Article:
It's surprising that, given the legacy "A Christmas Story" has cultivated over the years, it took this long for a proper sequel to come about, but it was worth the wait. "A Christmas Story Christmas" doesn't attempt to do too much, but it retains the spirit that made Bob Clark's original movie, and Jean Shepherd's characters, so adored. The replayability of "A Christmas Story Christmas" isn't as powerful as its predecessor's, but that doesn't detract from the wholesome electricity Billingsley instills in the grown-up version of the character that made him famous.

6. Chris Redd: Why Am I Like This?

After spending five years on "Saturday Night Live," Chris Redd took to the stage by himself in "Why Am I Like This?," his first stand-up special. In 2019, he made "But Here We Are," a comedy album put out by Comedy Central Records, but "Why Am I Like This?" marks the comedian's first-ever foray into big production stand-up. The hour-long special was directed by Richie Keen, who's helmed episodes of "It's Always Sunny in Philadelphia," "The Goldbergs," "Young Sheldon," and "Shameless."

Before leaving "Saturday Night Live" in 2022, Redd found himself landing roles in shows like "Love," "Detroiters," and "Kenan," along with movies like "Joker" and "Popstar: Never Stop Never Stopping." "Why Am I Like This?," however, cements Redd as a comedic star. He radiates onstage confidence, and his charisma bleeds into spot-on impressions and infectious gags. The special isn't immune to getting somber and serious, especially when he touches on his time as a drug dealer, or when he transcribes his own reckoning with fame.

What makes the special so worthwhile is how genuinely Redd presents himself. He's down-to-Earth and relatable, unafraid of admitting to the more embarrassing moments in his life, like how he cried on a boat while a woman twerked beside him. Though Redd was not the most famous name to leave "Saturday Night Live" after the 2021-22 season, "Why Am I Like This?" propels him to the very front of the pack.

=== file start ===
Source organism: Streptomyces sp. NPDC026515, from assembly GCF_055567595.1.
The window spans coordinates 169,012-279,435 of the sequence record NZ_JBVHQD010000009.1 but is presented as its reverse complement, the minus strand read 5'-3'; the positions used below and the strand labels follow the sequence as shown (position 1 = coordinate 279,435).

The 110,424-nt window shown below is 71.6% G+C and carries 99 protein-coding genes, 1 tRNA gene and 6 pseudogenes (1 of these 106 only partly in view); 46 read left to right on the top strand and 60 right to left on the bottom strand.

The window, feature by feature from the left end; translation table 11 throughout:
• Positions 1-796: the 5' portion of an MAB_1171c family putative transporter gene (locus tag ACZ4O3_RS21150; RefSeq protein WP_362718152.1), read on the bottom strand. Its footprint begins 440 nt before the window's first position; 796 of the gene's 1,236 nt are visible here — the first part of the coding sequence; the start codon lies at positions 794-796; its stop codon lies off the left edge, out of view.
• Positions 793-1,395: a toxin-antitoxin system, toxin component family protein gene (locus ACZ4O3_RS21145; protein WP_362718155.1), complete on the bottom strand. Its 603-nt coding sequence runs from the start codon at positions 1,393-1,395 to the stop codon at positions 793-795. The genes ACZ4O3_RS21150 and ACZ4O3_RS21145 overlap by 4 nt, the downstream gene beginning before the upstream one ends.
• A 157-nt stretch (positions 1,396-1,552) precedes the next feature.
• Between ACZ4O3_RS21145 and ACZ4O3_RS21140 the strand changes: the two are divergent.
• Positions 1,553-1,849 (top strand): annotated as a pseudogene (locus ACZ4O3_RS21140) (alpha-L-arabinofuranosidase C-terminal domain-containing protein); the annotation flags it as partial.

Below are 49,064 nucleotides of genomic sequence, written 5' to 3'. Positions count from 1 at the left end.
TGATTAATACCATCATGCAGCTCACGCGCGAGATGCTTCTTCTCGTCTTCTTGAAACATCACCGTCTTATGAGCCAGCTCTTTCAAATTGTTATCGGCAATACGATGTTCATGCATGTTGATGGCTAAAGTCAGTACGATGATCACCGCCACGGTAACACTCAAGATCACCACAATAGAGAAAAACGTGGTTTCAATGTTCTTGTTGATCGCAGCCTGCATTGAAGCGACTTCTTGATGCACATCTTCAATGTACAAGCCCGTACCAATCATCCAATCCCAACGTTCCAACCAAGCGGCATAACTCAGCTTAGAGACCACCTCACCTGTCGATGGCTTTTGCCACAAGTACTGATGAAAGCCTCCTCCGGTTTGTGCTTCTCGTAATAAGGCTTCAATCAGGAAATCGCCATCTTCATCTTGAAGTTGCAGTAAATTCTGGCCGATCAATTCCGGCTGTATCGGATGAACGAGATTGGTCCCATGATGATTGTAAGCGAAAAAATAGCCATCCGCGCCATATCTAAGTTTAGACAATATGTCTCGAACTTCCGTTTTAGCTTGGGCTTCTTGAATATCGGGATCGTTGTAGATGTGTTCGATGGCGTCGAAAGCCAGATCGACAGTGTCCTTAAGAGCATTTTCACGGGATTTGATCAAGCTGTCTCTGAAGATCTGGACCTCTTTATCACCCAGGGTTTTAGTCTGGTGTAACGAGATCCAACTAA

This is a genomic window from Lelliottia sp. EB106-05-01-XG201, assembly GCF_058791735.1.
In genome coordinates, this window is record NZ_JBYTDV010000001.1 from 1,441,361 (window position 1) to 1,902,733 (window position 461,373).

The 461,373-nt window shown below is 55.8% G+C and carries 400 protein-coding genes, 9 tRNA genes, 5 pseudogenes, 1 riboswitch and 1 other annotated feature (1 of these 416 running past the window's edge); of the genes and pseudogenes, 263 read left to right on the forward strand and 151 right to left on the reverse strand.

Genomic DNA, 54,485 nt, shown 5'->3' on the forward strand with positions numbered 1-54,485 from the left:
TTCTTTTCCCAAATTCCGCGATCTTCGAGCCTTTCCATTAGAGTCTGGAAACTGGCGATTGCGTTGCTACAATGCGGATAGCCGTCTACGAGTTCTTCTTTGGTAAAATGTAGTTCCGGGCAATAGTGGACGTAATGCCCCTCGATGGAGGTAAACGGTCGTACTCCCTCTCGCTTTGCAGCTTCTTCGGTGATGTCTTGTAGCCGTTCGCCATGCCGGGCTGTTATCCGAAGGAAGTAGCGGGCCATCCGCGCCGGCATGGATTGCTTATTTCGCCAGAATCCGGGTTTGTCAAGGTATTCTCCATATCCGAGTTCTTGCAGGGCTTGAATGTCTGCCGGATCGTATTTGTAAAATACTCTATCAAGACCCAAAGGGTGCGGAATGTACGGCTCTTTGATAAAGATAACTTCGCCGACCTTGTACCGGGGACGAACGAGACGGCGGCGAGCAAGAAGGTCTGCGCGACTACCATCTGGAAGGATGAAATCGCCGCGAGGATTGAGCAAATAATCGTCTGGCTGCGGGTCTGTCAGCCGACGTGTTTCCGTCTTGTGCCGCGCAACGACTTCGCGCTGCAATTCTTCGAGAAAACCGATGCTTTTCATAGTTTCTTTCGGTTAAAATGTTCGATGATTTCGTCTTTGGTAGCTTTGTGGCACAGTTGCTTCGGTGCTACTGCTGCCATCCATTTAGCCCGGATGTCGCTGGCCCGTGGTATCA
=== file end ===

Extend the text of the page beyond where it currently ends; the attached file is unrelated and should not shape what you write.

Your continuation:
5. Citizen Ashe

Rex Miller and Samuel D. Pollard's documentary about Arthur Ashe is the best screen sports biography of 2022. Ashe, who was as great a humanitarian as he was a tennis player, lived an exemplary life that has long deserved a proper celebration in film.

The documentary contains never-before-seen interview footage and audio recordings of Ashe, as it attempts to traverse the entirety of his larger-than-life career in the spotlight. From his historic U.S. Open victory in 1968 to his years spent advocating for civil rights and social change after the assassinations of Martin Luther King, Jr. and Robert Kennedy, Ashe's life is not placed under the microscope, but celebrated with gratitude.

Tennis greats Billie Jean King, John McEnroe, and Lenny Simpson are featured variously throughout the 95-minute runtime, along with civil rights activist Harry Edwards and Ashe family members Jeanne Moutoussamy-Ashe and Johnnie Ashe. Sports documentaries are a dime a dozen in the 21st century, but "Citizen Ashe" rises far above in its spectacular singularity.

4. Navalny

"Navalny" is a complicated documentary that explores the story of Russian anti-authoritarian Alexei Navalny, who was almost poisoned to death by Novichok, a nerve agent. As if the camera crew is intruding and what we watch unfold is privileged information, audiences are tasked with following Navalny during his recovery in Berlin, as he searches deep within and outward for an explanation about his assassination attempt. We feel empathy for him, as his rebellion against Russian authorities placed him in grave danger. When he decides to return to his home country, we can't help but root for his perseverance.

Times UK critic Carol Midgley called "Navalny" an "emotional rollercoaster of a film." As audiences are enraptured by its absurdity, charm, political mystery, and exploration of Russian history, there are no uninteresting moments, especially when Navalny copes with his suffering through a lighthearted outlook on the impending darkness. "Navalny" is HBO's best documentary of the year, and maybe the best documentary across all streaming platforms completely.

3. Kimi